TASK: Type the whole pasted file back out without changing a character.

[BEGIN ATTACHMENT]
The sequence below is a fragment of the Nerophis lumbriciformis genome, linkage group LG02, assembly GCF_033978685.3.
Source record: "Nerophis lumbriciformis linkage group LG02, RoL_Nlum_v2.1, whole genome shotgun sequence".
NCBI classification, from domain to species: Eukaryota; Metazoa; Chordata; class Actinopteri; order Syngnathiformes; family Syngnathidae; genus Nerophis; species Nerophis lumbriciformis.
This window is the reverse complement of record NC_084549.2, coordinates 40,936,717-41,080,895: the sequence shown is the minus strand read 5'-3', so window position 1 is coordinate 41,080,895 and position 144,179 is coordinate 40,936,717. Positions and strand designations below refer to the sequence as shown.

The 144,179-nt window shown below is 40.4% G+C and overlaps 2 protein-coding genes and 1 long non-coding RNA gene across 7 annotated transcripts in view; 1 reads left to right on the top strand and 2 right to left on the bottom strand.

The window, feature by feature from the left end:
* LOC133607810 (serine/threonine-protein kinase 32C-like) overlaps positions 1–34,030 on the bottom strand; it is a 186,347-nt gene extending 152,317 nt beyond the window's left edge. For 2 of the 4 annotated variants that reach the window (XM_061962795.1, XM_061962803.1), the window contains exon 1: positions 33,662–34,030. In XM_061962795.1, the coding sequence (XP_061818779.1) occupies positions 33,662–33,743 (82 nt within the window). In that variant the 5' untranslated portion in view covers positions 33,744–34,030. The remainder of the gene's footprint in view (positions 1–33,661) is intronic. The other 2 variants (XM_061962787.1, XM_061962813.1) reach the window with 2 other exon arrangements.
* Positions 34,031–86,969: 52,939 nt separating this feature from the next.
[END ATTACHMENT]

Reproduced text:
The sequence below is a fragment of the Nerophis lumbriciformis genome, linkage group LG02, assembly GCF_033978685.3.
Source record: "Nerophis lumbriciformis linkage group LG02, RoL_Nlum_v2.1, whole genome shotgun sequence".
NCBI classification, from domain to species: Eukaryota; Metazoa; Chordata; class Actinopteri; order Syngnathiformes; family Syngnathidae; genus Nerophis; species Nerophis lumbriciformis.
This window is the reverse complement of record NC_084549.2, coordinates 40,936,717-41,080,895: the sequence shown is the minus strand read 5'-3', so window position 1 is coordinate 41,080,895 and position 144,179 is coordinate 40,936,717. Positions and strand designations below refer to the sequence as shown.

The 144,179-nt window shown below is 40.4% G+C and overlaps 2 protein-coding genes and 1 long non-coding RNA gene across 7 annotated transcripts in view; 1 reads left to right on the top strand and 2 right to left on the bottom strand.

The window, feature by feature from the left end:
* LOC133607810 (serine/threonine-protein kinase 32C-like) overlaps positions 1–34,030 on the bottom strand; it is a 186,347-nt gene extending 152,317 nt beyond the window's left edge. For 2 of the 4 annotated variants that reach the window (XM_061962795.1, XM_061962803.1), the window contains exon 1: positions 33,662–34,030. In XM_061962795.1, the coding sequence (XP_061818779.1) occupies positions 33,662–33,743 (82 nt within the window). In that variant the 5' untranslated portion in view covers positions 33,744–34,030. The remainder of the gene's footprint in view (positions 1–33,661) is intronic. The other 2 variants (XM_061962787.1, XM_061962813.1) reach the window with 2 other exon arrangements.
* Positions 34,031–86,969: 52,939 nt separating this feature from the next.